Although the Earth’s orbit around the Sun is elliptical rather than circular, so the distance to the Sun varies, the resulting differences are in light intensity alone and are not large because of the Earth’s orbit’s small orbital eccentricity. The Earth passes through the point furthest from the sun in the first week of July, in summer in the Northern Hemisphere. The slightly different distance of the earth from the sun over the course of the year due to the eccentric orbit is therefore not the cause of the seasons. The change between perihelion and aphelion only currently makes the southern winters somewhat severer and the northern winters somewhat milder (shorter and closer to the sun) than they would be for a circular Earth orbit. Under current circumstances, the earth is at its closest point to the sun (perihelion) in northern winter – around January 3 at a distance of around 147.1 million km; in southern winter it is furthest away from the sun (aphelion) – around July 5 at a distance of around 152.1 million km. As discussed above, the reason for the seasons on Earth is the angle and duration of the sun’s rays. For Central Europe, the extremes of the angles in summer are 60° to 65° and the possible sunshine duration in Central Germany is 16-17 hours, in winter it is 7-8 hours or angles of only 13° to 18°.
Shifting of the seasons
Due to the gravitational effect of the moon and sun on the rotating body of the earth, the earth’s axis performs a precession movement, so that the position of the reference points of solstices and equinoxes gradually shifts and in about 26,000 years goes backward (retrograde) around the earth’s orbit (cycle of precession). The tropical year related to the vernal equinox, therefore, lasts about 20 minutes shorter than a complete orbit of the earth around the sun related to the background of the fixed stars, a sidereal year. The so-called civil year of the calendar is based on the length of the tropical year. The calendar year in the Gregorian calendar is approximated to the tropical length of the year by inserting leap days, which results in typical shifts for calendar indications of the beginning of the seasons, for example for the beginning of autumn.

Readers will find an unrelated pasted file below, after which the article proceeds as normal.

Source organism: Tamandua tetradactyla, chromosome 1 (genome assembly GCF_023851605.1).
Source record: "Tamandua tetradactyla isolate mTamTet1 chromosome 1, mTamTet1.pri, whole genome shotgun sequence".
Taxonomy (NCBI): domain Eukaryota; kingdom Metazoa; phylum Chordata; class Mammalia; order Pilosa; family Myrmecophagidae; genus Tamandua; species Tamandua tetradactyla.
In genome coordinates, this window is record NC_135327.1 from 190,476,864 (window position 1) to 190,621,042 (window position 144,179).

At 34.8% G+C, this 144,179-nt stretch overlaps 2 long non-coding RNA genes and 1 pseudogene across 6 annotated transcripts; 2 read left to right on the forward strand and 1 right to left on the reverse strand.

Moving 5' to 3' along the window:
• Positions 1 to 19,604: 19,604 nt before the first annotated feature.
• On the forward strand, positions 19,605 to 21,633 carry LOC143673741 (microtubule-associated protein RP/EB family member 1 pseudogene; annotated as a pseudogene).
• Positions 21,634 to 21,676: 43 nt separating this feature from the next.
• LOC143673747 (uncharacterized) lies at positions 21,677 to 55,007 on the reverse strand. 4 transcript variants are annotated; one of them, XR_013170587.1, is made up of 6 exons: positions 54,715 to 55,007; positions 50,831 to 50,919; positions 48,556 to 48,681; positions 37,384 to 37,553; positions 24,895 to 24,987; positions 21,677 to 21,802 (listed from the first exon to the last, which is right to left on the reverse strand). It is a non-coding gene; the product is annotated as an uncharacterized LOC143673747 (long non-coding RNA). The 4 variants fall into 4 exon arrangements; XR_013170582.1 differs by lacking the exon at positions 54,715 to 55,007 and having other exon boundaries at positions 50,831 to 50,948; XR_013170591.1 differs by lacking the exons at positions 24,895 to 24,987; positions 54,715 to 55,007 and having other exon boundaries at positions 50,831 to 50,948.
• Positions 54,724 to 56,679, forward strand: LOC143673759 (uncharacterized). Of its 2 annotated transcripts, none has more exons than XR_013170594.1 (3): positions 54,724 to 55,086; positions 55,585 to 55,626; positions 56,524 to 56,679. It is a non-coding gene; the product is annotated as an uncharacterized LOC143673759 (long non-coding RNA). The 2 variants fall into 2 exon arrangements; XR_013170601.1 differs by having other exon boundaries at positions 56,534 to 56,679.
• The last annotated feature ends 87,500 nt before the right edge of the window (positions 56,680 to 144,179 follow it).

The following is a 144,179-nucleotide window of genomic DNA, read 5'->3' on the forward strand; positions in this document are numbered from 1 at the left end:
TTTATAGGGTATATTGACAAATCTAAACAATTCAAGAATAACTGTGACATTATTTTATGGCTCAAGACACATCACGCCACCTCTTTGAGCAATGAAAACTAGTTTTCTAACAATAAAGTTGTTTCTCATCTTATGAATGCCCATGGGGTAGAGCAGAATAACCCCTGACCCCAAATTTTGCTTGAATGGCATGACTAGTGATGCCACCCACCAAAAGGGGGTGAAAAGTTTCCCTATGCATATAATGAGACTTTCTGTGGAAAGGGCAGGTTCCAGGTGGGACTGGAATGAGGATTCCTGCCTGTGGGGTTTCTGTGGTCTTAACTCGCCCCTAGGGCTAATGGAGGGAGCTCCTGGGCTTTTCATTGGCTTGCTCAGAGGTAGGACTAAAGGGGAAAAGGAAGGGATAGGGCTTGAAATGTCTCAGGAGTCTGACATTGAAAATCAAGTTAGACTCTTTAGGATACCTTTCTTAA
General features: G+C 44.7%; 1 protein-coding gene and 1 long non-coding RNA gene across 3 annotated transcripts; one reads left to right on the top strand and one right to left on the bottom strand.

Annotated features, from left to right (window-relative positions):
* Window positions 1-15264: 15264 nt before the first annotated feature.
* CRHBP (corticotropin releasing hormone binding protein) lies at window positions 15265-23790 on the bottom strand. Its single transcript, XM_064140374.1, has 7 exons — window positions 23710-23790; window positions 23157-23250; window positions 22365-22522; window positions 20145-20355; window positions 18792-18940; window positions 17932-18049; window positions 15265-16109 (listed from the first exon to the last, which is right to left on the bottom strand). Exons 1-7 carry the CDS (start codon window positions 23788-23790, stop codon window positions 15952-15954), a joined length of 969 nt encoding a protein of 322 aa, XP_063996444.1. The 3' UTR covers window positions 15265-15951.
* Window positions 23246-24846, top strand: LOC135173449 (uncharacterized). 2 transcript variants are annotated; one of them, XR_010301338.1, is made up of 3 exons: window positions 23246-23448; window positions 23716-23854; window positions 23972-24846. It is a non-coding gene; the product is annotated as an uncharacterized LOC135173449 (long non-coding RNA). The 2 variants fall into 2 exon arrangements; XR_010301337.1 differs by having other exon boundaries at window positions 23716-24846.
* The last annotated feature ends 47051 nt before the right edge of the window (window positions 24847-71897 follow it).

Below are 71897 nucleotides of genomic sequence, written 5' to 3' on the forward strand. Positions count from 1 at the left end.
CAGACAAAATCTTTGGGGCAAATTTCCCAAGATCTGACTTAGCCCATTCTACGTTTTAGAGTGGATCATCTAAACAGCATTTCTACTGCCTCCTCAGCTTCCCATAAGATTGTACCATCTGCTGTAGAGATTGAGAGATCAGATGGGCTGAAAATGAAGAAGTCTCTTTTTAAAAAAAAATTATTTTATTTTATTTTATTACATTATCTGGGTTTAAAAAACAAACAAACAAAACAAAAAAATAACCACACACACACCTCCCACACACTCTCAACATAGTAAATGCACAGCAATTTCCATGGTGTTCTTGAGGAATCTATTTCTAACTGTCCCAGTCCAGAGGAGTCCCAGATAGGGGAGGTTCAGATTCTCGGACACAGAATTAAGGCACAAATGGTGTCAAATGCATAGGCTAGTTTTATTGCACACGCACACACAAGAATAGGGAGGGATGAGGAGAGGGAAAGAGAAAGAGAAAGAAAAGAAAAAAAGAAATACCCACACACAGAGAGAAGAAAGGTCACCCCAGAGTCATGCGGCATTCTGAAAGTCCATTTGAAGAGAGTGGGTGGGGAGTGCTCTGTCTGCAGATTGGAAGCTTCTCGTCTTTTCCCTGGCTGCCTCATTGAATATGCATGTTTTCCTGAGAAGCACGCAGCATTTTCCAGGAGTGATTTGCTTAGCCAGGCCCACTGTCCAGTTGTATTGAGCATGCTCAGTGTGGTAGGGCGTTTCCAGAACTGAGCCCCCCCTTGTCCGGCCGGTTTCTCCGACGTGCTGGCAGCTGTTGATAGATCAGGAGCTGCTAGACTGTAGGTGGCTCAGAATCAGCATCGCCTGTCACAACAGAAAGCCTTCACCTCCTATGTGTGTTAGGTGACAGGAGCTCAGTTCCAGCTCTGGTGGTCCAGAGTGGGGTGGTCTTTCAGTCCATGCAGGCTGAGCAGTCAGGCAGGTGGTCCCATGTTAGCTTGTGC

In addition, as a result of orbital disturbances caused by other planets, the apse line (straight through aphelion and perihelion) rotates once in a good 111,000 years in the right direction (prograde). Because of these opposing movements, perihelion runs through all seasons once every 21,000 years. In about ten thousand years, the point closest to the sun will coincide with the northern summer solstice. The winter seasons in the Northern Hemisphere will then be longer and farther from the sun than they are today. In return, the Southern Hemisphere will experience shorter and sunnier winters.
Astronomical Seasons definitions
Astronomically, the seasons are determined according to the apparent geocentric ecliptic longitude of the position of the sun. Taking aberration and nutation into account, the apparent annual path of the sun is viewed from a hypothetical observation point at the center of the earth and divided into four sections. Each of the orbit sections is delimited by an equinoctial point (of the equinox, at 0° or at 180°) and a solstitial point (of the solstice, at 90° or at 270°).
The astronomical seasons are defined as the periods of time that elapse while passing through one of the four sections and do not last the same length of time due to the different angular velocities. Due to the geocentric definition related to the center of the earth, an astronomical season begins or ends at the same time worldwide, regardless of location (which, however, corresponds to different times in different time zones).